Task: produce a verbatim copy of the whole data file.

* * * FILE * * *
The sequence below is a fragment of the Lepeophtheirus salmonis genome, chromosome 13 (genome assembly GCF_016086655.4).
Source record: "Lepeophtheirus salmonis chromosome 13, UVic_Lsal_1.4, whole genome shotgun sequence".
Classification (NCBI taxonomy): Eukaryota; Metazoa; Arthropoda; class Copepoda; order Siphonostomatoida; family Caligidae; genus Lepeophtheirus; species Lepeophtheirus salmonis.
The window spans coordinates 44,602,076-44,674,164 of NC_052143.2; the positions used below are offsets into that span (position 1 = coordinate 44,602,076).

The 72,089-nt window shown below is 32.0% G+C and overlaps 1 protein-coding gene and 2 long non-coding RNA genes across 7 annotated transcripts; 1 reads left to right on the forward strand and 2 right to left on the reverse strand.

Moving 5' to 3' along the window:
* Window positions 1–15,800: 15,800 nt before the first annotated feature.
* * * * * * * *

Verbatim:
The sequence below is a fragment of the Lepeophtheirus salmonis genome, chromosome 13 (genome assembly GCF_016086655.4).
Source record: "Lepeophtheirus salmonis chromosome 13, UVic_Lsal_1.4, whole genome shotgun sequence".
Classification (NCBI taxonomy): Eukaryota; Metazoa; Arthropoda; class Copepoda; order Siphonostomatoida; family Caligidae; genus Lepeophtheirus; species Lepeophtheirus salmonis.
The window spans coordinates 44,602,076-44,674,164 of NC_052143.2; the positions used below are offsets into that span (position 1 = coordinate 44,602,076).

The 72,089-nt window shown below is 32.0% G+C and overlaps 1 protein-coding gene and 2 long non-coding RNA genes across 7 annotated transcripts; 1 reads left to right on the forward strand and 2 right to left on the reverse strand.

Moving 5' to 3' along the window:
* Window positions 1–15,800: 15,800 nt before the first annotated feature.